• resonance effects (whistling, singing or talking into the piano)
  • silently depressing one or more keys, allowing the corresponding strings to vibrate freely, allowing sympathetic harmonics to sound
  • touching the strings at node points to create harmonics
  • percussive use of different parts of the piano, such as the outer rim
    • slamming piano lid or keyboard cover
  • microtones
  • use of the palms, fists, or external devices to create tone clusters
  • use of other materials to strike the keys
  • pedal noises

Woodwind instruments[edit]

  • multiphonics
  • harmonics
  • pitch bends ("lipping")
  • noisily activating keys without blowing
  • combination of a mouthpiece of one instrument with the main body of another, for example, using an alto saxophone mouthpiece on a standard trombone.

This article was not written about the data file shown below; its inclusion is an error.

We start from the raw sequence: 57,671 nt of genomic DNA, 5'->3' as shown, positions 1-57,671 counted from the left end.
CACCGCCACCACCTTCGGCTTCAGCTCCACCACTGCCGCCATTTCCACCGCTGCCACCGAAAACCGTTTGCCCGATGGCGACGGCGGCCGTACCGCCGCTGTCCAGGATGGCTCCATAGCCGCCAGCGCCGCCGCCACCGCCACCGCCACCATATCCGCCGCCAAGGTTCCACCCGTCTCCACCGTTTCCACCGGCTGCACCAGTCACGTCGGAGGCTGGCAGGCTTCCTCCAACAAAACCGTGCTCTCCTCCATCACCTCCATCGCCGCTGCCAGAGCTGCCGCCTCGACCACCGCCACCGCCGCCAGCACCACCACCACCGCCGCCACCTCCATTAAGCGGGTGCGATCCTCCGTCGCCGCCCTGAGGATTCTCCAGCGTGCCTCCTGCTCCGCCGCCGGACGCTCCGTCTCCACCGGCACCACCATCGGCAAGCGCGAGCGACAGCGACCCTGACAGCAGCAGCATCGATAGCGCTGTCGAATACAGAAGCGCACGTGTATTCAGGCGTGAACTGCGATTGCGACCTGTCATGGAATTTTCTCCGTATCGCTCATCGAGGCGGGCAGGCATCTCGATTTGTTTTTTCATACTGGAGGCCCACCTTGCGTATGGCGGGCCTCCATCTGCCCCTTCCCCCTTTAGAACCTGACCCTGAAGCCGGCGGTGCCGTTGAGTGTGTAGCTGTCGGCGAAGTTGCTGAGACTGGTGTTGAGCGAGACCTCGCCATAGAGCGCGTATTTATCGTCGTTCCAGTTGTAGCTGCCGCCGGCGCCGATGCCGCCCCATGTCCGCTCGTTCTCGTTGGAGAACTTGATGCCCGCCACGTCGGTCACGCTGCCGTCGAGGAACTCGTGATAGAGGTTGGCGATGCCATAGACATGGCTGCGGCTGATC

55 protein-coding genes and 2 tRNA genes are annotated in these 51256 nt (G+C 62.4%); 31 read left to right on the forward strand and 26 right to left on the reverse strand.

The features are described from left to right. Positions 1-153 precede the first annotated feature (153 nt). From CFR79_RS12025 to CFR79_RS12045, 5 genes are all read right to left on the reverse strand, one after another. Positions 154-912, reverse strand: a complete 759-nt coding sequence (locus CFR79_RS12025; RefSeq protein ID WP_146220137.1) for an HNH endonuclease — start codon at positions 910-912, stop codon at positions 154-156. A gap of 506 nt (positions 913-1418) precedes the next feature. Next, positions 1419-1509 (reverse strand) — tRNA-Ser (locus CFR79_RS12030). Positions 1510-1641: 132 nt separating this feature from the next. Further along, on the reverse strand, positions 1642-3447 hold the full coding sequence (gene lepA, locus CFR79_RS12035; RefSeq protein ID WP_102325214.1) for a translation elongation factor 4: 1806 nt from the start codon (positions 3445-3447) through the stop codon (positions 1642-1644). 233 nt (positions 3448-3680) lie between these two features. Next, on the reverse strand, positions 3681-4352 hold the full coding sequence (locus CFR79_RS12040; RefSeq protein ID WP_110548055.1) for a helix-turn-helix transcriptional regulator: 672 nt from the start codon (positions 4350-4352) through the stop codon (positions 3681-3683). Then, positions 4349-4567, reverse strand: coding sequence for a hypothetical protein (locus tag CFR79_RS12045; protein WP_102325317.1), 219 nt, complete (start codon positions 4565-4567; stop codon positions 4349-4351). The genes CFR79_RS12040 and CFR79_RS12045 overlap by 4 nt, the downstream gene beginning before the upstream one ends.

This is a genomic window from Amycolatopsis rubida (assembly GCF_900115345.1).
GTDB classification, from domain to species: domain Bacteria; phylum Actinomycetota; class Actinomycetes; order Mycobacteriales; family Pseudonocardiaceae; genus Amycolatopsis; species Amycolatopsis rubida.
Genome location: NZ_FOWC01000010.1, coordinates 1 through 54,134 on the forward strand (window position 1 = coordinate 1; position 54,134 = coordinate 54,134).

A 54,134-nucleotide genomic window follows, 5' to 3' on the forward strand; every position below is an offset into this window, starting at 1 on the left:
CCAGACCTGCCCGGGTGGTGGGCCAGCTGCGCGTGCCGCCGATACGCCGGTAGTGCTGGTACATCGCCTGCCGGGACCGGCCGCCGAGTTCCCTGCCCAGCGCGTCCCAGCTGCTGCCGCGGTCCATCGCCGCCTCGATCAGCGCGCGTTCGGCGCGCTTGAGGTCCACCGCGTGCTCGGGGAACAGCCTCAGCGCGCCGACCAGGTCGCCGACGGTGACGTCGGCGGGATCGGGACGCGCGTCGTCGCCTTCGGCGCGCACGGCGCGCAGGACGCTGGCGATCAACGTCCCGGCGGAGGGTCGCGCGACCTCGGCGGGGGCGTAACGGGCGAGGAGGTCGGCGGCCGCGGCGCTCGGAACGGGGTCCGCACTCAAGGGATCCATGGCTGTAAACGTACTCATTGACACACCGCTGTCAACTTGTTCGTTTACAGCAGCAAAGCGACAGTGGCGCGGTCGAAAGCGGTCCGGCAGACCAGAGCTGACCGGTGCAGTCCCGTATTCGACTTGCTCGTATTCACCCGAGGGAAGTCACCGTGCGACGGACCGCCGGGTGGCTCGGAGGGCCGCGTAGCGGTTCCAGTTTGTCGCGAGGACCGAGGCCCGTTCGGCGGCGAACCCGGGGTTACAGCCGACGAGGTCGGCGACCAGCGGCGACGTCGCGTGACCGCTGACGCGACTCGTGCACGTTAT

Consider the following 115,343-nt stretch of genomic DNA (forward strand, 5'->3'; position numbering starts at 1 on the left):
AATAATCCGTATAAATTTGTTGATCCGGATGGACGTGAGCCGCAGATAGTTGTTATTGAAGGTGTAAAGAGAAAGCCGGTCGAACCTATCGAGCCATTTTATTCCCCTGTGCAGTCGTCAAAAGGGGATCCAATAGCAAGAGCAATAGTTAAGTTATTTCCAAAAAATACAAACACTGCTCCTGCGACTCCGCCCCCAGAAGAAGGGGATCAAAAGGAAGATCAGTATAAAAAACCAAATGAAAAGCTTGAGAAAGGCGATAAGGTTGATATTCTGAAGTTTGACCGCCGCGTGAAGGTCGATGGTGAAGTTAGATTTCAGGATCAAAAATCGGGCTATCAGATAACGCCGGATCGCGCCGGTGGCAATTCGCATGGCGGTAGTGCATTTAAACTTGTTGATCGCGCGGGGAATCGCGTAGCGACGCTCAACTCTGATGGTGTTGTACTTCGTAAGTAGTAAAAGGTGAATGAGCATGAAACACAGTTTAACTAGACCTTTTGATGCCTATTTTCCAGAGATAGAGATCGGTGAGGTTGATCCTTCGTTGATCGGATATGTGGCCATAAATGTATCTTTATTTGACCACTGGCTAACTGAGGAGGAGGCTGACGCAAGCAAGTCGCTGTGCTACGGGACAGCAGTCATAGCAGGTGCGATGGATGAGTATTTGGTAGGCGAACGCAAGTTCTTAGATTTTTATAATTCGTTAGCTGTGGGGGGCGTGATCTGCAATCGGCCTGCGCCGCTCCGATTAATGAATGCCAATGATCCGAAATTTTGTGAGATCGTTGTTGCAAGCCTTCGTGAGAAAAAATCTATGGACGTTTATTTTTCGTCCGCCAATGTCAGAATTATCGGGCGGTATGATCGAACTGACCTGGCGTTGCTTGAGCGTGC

• flutter-tonguing,
  • breath noises
  • blowing a disengaged mouthpiece or reed
  • singing through the instrument while playing
  • internal muting
  • key or tone-hole slap – percussive sound made by slapping a key or keys against their tone holes
  • circular breathing

Brass instruments[edit]

  • singing through the instrument while playing
  • exaggerated brass head-shakes
  • noisily activating valves without blowing
  • pitch bends ("lipping")
  • combination of a mouthpiece of one instrument with the main body of another, for example, using a French horn mouthpiece on a standard bassoon
  • flutter tonguing
  • circular breathing
  • double buzz
  • half-valve playing
  • unconventional mutes or other foreign objects in the bell (e.g. plumbing parts)
  • breath noises
  • slap tonguing
  • blowing a disengaged mouthpiece